Orange Order, Diamond Dan, Ulysses, James Joyce

Decoding Dedalus: Glorious, Pious and Immortal Memory

This is a post in a series called Decoding Dedalus where I take a paragraph of Ulysses and  break it down line by line.

The passage below comes from “Nestor,” the second episode of Ulysses. It appears on page 31 in my copy (1990 Vintage International).

To listen to a discussion of this topic, check out the podcast episode here.

Glorious, pious and immortal memory. The lodge of Diamond in Armagh the splendid behung with corpses of papishes. Hoarse, masked and armed, the planters’ covenant. The black north and true blue bible. Croppies lie down.

Having listened to Mr. Deasy’s imprecise recitation of history, Stephen Dedalus returns a silent retort. With great efficiency, Stephen rebuts the headmaster’s assertion that the orange lodges had actually supported the repeal of the Union, even before Catholic political hero Daniel O’Connell had. (You can find a discussion of Mr. Deasy’s comments here). While the old headmaster is eager to lessen the sectarian nature of Ireland’s historical strife, Stephen can’t look away.

Glorious, pious and immortal memory.

A banner from an Orange Lodge in Ontario

These words are included in the opening of the Orange Toast. Though it sounds like a delicious brunch menu item, the Orange Toast is actually a proclamation recited in memory of King William III, also known as William of Orange, by the Orange Order (previously the Orange Society). A protestant fraternal organization, not unlike the freemasons, chapters of the Orange Order meet in the orange lodges cited by Mr. Deasy. Though they have rebranded in recent years, the Orange Order have historically been a strictly pro-Union, pro-monarchy and anti-Catholic organization, at times violently so.

The Orange Toast varies from place to place and time to time, but the words “glorious, pious and immortal memory” seem to be consistent. Lest this line convince you that the toast is a solemn, dignified affair, it’s worth reading the whole thing behind the link above. The second paragraph goes:

And whoever denies this toast may he be slammed, crammed and jammed into the muzzle of the great gun of Athlone, and the gun fired into the Pope’s belly, and the Pope into the Devil’s belly, and the Devil into Hell, and the door locked, and the key in an Orangeman’s pocket, and may we never lack a brisk Protestant boy to kick the arse of a Papist, and here’s a fart for the Bishop of Cork.

These words vary from version to version, but the message remains the same. These are the words that spring first and foremost into Stephen’s internal monologue. The notion that the orange lodges would agitate for repeal the union is patently absurd.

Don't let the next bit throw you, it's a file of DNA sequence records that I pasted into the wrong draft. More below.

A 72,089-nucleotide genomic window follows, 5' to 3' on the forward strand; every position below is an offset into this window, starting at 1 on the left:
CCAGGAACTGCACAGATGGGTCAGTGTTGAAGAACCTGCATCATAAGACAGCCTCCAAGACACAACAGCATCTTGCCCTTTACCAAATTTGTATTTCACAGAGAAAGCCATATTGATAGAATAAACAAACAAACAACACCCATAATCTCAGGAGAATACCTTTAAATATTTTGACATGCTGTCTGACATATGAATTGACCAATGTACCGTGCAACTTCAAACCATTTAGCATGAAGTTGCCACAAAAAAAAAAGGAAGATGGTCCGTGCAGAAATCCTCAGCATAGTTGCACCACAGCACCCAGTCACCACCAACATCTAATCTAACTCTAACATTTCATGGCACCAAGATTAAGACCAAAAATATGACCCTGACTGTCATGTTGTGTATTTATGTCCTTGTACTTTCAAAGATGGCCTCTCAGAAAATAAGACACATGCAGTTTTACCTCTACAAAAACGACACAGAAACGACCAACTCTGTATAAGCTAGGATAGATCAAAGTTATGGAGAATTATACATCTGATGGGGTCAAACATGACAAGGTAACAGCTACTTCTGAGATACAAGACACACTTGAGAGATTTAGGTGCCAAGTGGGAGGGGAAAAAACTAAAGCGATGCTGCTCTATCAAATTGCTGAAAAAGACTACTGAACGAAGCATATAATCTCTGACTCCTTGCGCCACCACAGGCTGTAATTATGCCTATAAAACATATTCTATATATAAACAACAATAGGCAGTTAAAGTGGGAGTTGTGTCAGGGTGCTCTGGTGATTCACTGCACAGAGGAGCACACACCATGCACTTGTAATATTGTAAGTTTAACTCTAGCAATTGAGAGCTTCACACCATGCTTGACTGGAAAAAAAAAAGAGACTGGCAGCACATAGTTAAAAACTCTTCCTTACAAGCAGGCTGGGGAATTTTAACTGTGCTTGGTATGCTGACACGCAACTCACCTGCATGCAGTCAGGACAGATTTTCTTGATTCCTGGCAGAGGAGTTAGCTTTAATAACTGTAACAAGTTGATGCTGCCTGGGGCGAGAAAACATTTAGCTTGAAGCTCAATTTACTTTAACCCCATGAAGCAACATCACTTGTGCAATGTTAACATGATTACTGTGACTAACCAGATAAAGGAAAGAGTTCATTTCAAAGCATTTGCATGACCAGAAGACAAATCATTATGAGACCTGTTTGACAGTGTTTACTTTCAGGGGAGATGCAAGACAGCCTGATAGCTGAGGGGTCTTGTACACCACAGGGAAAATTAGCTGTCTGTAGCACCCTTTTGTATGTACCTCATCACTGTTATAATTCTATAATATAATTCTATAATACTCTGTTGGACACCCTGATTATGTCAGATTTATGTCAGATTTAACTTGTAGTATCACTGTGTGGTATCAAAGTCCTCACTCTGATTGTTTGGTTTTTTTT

The lodge of Diamond in Armagh the splendid behung with corpses of papishes.

In this line, Stephen considers the circumstances under which the Orange Order was founded – a conflagration in 1795 known as the Battle of the Diamond. That the event occurred and that the protestant side was victorious are about the only two facts that every source agrees on, as sectarian conflict in Northern Ireland remains a deeply divisive issue to this day.

On the website of the Grand Orange Lodge, the Battle of the Diamond is described like this:

In 1795, following the culmination of attacks on Protestants in County Armagh at the Battle of the Diamond, in which Protestants routed those who had attacked them and attempted to burn properties, it was decided to form an organisation which would protect Protestants.

While this summary is factually accurate, it commits the sin of omission. The Catholic Defenders who attacked the lodge of Diamond – a cottage at a crossroads in County Armagh, Northern Ireland – had suffered violent raids at the hands of the Protestant Peep O’Day Boys, a name inspired by the way they would ransack Catholic homes just before dawn.

Orange Order parade, Belfast, Northern Ireland, July 12, 2011

Tensions boiled over and lead to a violent clash on September 21, 1795. The Defenders had every disadvantage on their side – they attacked an opponent who not only held the high ground, but was also ensconced inside a cottage. 30 Defenders died in the fighting, while there were no recorded deaths on the Protestant side. The Orange Society was founded that same evening. The victors saw their triumph as a mandate from God to continue raiding Catholic homes in the area.

Stephen imagines the walls of the lodge of Diamond hung with the corpses of “papishes,” a derogatory term for Catholics mainly used in Scotland and Northern Ireland. I haven’t seen a reference to this particularly grisly imagery anywhere but Stephen’s mind, so perhaps the young Artist’s ideas about history are “fabled by the daughters of memory,” much like the headmaster’s.